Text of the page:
In March 2012 Health and Human Services started looking into a pilot study, which would review the criteria for donors to give blood.

According to the department, the ban was imposed for all men with a history of having sex with other men since 1977 because of documented higher levels of infections, such as HIV or Hepatitis B.

However, since the ban was enacted in the 1980s, there is higher quality testing for infections that could be transferred in a blood donation, according to health officials.

HHS formed a committee in 2010 to look into the ban on gay men donors and said the policy was “sub optimal.” The ban was left in place but remains under review.

Low said he has received support for a repeal from the American Medical Association, the American Association of Blood Banks and the American Red Cross, who have called on the FDA to review the donation policies.

Low said he has a phone conference scheduled with FDA and HHS officials in the coming weeks to discuss the policy and what next steps can be taken.

Other countries, including the U.K. and Canada, have ended blood-donation bans for gays in recent years.

As of this evening there were more than 19,200 signatures on Low’s online petition. If the petition reaches 25,000 signatures, it will be sent to federal health officials.

The petition is available online at http://www.change.org/gaybloodban.

Sasha Lekach, Bay City News

Opponents Of Marriage Equality Express Hopes That Future Elected Officials Will Enforce Ban

In what may be the final step in a nine-year battle over same-sex marriage in California, the state Supreme Court today turned down a petition in which the sponsors of Proposition 8 sought to have the ban on gay nuptials put back into effect in most of the state.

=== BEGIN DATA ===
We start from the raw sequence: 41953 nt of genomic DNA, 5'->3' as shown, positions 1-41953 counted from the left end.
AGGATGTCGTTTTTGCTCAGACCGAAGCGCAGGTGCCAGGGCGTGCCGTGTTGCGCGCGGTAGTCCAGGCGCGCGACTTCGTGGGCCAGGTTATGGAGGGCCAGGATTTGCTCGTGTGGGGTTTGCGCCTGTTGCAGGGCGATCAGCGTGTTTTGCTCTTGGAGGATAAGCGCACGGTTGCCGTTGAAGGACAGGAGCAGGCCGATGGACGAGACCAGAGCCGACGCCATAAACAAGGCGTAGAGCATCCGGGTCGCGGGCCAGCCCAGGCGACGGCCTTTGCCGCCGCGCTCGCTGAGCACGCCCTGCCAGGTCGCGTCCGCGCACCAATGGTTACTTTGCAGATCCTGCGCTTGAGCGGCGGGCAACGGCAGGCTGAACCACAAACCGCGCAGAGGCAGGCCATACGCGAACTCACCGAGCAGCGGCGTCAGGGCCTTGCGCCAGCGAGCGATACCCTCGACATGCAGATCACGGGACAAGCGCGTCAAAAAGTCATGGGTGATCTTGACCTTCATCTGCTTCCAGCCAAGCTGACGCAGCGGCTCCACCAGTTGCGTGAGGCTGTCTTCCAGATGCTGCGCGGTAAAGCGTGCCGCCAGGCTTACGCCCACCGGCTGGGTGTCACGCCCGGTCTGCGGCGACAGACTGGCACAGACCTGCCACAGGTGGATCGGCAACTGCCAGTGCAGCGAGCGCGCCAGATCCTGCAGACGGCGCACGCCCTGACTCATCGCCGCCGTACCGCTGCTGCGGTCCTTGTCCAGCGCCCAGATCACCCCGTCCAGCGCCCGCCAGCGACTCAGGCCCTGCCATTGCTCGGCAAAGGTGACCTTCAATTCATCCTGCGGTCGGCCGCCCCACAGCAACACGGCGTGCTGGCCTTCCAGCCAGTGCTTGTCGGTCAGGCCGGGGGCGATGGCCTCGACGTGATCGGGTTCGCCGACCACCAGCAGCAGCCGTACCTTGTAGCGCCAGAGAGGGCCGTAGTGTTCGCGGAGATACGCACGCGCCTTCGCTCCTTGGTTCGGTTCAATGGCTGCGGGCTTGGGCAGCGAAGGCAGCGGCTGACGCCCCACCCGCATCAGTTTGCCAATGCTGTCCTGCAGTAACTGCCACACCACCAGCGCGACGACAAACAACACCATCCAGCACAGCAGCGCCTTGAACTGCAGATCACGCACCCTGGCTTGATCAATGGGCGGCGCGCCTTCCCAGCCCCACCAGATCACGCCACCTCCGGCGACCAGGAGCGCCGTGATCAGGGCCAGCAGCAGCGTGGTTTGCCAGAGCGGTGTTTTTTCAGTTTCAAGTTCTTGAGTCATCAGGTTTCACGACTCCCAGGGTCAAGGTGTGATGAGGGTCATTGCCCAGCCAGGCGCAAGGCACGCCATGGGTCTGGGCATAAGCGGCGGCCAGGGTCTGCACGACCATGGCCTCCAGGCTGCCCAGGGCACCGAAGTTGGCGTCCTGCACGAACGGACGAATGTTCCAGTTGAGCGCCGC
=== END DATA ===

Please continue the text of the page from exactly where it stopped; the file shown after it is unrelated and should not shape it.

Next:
The court, in an order issued in San Francisco and signed by Chief Justice Tani Cantil-Sakauye, declined without comment to grant a hearing on the petition, which was filed July 12.

Today’s order appears to bring an end, at least for the time being, to efforts by supporters of the 2008 voter initiative to stop gay and lesbian weddings in California.

The Proposition 8 sponsors previously lost bids to both the state and federal supreme courts for an immediate stay of same-sex marriages, which resumed on June 28 in the wake of a U.S. Supreme Court decision.

The U.S. high court said in its June 26 ruling that the sponsors had no standing to appeal a 2010 federal trial court injunction blocking enforcement of Proposition 8.

The decision had the effect of leaving the injunction in place, and gay marriages resumed two days later after the 9th U.S. Circuit Court of Appeals lifted a stay of the injunction.

Andrew Pugno, a lawyer for the ban’s sponsors and their committee, Protect Marriage, deplored the court rulings and their effect on voters’ right to pass initiatives.

“The California Supreme Court’s choice not to address the merits of our case, like the U.S. Supreme Court’s choice to avoid the merits, leaves grave doubts about the future of the initiative process in our state,” Pugno said.